|Some thoughts on recent reads--coming down from the Semester
||[Apr. 29th, 2008|01:12 am]
I haven't posted much in this group since I joined...mostly comments here and there. For those who don't recognize me, I'm a PhD student at Michigan State University. I'm writing my dissertation on the role of music in the religious lives of American Pagans, and I already graded finals and turned in my grades for the class I taught this semester in American Religious Histories and Cultures, so I'm done for the Spring. But I still feel the need to academically share right now, so I will.
Especially since the birth of my wife and I's first child, I haven't had much time to read. But I thought I would share my favorite (and useful) religion reads and contexts of the past year. Maybe you will find them useful too in your work or reading.
I tend to focus a fair amount on Mormons in American religious history, and Romney's Presidential candidacy gave us more room and reason to bring them up. In expanding the section on 19th and 20th century Mormons, I read The Mysteries of Godliness for historical accounts of temple ordinances and really enjoyed it. I also found it useful to skim the Google Books copy of The Mormon Doctrine of Deity, a very important early 20th century work by LDS theologian Brigham H. Roberts, who was de-seated by the U.S. Senate, even though he won election from Utah.
More generally, I found A Nation of Religions (edited by Prothero) and Religion in Modern New Mexico to be very helpful in both my course and also for research I presented at a conference. In discussing the influence of Eastern traditions in the U.S., I spent a lot of time at the Library Of Congress's The Chinese in California 1850-1925 online exhibit, as well as Prothero and Tweed's Asian Religions in America: A Documentary History. I heartedly recommend checking both out.
As for other books I either used successfully in class or read for constructing lectures, I particularly enjoyed Earth Is My Mother, Sky Is My Father as an introduction to Navajo religion. For Christianity I recently read and really got into Calvin's Christology. I think a lot of people only know John Calvin from "TULIP" and issues of predestination, but Edmonson's book really convinced me that getting a grip on his Christology was the key to understanding his religious orientation.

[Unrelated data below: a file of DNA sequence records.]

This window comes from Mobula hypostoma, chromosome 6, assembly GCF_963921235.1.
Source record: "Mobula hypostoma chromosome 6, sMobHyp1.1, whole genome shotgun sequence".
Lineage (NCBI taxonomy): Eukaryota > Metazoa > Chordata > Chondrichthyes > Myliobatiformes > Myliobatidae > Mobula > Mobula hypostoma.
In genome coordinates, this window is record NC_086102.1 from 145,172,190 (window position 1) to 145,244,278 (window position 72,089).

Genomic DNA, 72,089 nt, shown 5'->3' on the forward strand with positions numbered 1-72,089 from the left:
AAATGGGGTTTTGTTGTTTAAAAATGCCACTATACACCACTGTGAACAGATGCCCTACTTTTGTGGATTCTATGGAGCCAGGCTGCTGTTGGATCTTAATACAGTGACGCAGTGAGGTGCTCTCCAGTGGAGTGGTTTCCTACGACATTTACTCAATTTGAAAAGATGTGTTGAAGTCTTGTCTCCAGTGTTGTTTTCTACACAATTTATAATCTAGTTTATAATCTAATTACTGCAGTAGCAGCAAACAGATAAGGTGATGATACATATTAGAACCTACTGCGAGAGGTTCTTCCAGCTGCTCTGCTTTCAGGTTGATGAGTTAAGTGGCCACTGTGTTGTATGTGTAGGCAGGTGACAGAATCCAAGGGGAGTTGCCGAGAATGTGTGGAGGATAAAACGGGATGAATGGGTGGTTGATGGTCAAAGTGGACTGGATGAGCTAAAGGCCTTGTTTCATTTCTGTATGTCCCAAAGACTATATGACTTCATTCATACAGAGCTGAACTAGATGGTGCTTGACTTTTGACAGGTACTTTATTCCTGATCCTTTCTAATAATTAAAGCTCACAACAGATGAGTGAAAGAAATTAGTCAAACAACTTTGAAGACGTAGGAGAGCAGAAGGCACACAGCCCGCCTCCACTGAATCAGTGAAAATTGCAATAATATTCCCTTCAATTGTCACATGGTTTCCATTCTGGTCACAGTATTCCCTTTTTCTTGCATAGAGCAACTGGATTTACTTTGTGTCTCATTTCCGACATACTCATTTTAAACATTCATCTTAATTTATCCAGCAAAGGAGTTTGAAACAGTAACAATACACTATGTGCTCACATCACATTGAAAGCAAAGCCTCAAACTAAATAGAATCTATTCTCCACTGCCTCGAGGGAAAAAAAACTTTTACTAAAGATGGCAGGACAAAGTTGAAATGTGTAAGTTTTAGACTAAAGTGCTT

I've wanted to do more in class with Islam, and especially the differences that have developed in the Shia and Sunni traditions. I was pointed toward Abdulaziz Sachedina's The Just Ruler In Shi'ite Islam. It is not an easy read, but it does illustrate the depth and complexity of the fiqh traditions and the role of law in Islamic theologies. He's also a periodic poster on "On Faith," and writes very interesting, if in-depth material.
In class this semester I took advantage of the controversy over Rev. Jeremiah Wright and Senator Obama to hit head-on the political flavor of African-American religious traditions. In finishing the unit on Black religion in the U.S./Americas we watched a great film on Vodou, called Legacy of the Spirits. I also read Rara: Vodou, Power and Performance in Haiti to help talk about the prominent role music plays in this tradition.
Briefly, in my own field, I found Jordan Paper's The Deities Are Many: A Polytheistic Theology, Chas Clifton's Her Hidden Children, and Barb Davy's Introduction to Pagan Studies to be the best I have read recently.
That's all for now. I would like to ask...how many of you are interested in studying religion--not so much by tradition, but by interreligious contact and development in communities, like the United States. Would you take a course in American Religious Histories and Cultures? If so, what would you like to see covered or discussed in such a course?